When Russell Martin said something naughty

Scott Cunningham

I got home Monday night just in time to see Russell Martin and Clint Hurdle sent off by plate umpire Dan Iassogna.

It was the fourth inning, there were a couple of Braves aboard with two outs, and Kris Medlen stepped into the box, batting lefty. A.J. Burnett first pitch was a fastball, up and in but maybe just clipping the corner of the strike zone.

Iassogna called a ball. It was a borderline pitch, and as Burnett came off the mound to receive the ball from Martin, he made a gesture toward Iassogna, as if to say, "What was wrong with that one?" or "So what do I have to do?" Iassogna took a few steps toward the mound, and held up three fingers, as if to say, "This is the third time you've complained about my calls. Stop it, now."

Burnett turned around and stalked back up the hill.

What was going on? Burnett's first seven pitches of the inning were called balls. After a couple of strikes to Brian McCann -- one called, one swinging -- and a foul ball, Burnett threw yet another fastball into the zone, and McCann shot a line drive into the right-field stands. Chris Johnson followed with a screaming double to left-center field.

Burnett recovered to strike out Dan Uggla and retire B.J. Upton on a grounder. Which brought up Medlen, and the beginnings of the ultimately fateful confrontation.

Burnett's next pitch was another borderline offering, and again Iassogna called it a ball. Martin stood up and took a few steps toward the mound ... but apparently he was also saying something, because after three or four steps Martin got tossed from the game. And then, my favorite part: the broadcasters ...

Greg Brown: WOW. And who just got tossed? It was either Martin or, it might have been Martin who got tossed. Dan Iassogna throws out Martin, are you KIDDING me. That's INCREDIBLE. You hear Martin saying, "I did not say that." Dan Iassogna just throws out Russell Martin. And I don't know, you can't see what's going through an umpire's head but how he didn't give that call to Burnett. It's unbelievable, almost like intentionally not giving him that strike.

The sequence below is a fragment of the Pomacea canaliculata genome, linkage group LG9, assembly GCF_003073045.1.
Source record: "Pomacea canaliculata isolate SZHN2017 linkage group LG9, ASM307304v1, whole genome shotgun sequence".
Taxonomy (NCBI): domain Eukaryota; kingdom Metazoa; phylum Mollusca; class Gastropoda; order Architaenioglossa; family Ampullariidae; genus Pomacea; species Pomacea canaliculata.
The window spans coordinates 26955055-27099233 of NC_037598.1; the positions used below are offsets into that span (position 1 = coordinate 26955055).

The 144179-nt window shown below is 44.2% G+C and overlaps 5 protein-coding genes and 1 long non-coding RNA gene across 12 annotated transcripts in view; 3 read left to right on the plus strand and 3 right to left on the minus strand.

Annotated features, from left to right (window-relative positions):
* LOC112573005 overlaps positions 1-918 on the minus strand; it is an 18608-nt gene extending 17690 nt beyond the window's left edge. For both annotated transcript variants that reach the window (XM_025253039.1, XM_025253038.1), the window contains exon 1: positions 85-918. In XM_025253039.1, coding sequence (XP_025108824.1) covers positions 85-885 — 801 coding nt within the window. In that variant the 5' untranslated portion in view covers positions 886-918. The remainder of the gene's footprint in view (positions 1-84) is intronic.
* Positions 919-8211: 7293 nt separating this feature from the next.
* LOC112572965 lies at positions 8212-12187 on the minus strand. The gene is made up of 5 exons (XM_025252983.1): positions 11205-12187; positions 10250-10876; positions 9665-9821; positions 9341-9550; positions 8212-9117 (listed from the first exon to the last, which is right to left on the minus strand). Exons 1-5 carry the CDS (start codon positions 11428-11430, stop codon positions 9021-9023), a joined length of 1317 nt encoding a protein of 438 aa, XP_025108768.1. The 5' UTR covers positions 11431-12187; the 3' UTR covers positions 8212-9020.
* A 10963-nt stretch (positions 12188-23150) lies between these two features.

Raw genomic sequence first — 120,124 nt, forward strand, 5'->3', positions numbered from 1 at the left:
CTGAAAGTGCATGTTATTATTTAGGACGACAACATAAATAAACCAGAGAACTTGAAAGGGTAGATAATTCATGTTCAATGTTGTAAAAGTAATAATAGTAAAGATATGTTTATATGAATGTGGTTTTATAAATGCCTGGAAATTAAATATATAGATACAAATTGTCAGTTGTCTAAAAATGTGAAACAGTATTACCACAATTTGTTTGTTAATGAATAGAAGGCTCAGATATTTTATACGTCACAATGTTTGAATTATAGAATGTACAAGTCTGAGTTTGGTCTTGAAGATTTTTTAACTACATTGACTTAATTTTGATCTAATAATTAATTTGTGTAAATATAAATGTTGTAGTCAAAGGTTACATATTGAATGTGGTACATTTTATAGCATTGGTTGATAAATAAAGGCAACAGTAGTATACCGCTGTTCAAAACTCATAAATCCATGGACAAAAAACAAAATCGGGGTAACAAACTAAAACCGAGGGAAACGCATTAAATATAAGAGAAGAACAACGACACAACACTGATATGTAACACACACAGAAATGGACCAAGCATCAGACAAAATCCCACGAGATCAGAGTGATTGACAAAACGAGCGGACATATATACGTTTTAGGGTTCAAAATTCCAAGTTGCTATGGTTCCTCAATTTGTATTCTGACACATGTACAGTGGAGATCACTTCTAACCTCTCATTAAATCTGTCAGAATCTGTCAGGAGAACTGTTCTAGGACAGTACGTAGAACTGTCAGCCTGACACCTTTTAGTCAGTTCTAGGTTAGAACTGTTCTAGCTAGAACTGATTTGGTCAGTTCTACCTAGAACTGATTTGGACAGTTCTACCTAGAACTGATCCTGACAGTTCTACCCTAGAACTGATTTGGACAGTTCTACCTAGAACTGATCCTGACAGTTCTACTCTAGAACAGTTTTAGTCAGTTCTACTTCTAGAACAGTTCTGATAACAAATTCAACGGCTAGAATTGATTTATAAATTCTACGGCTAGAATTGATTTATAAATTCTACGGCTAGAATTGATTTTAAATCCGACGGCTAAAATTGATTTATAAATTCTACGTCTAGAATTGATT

Bob Walk: Right. And he doesn't give him a strike, and then he ends up throwing out OUR guy. Because he's missing calls.

Brown: That's incredible.

Walk: It really is. And there's no telling what Russell Martin may have said, that uh--

Brown: And now of course Hurdle's gone...

Wow. Just somethin' else. Just somethin' else. Really. It's just incredible.

Look, here are those first two pitches to Medlen:


Both could have been called strikes. Both probably should have been called strikes, although we have to remember that we're looking at a two-dimensional strike zone, while the actual strike zone is quite three-dimensional.

But this is just secondarily about Iassogna's strike-zone judgment, and primarily about what Russell Martin said. See, there are just some things you're not supposed to say, lines you're not supposed to cross. Martin knows where that line is, and probably thinks he didn't cross it. Or didn't cross it loudly enough. But in the absence of better evidence, I'm going to give the umpire the benefit of the doubt. He's got to maintain some level of authority out there.

Oddly, Burnett's the one who stayed in the game, but he might have wished otherwise. After going through the entire season without giving up more than four runs in a start, resulting in a 2.72 ERA, Burnett gave up six runs in five innings and his ERA jumped a full half-run.

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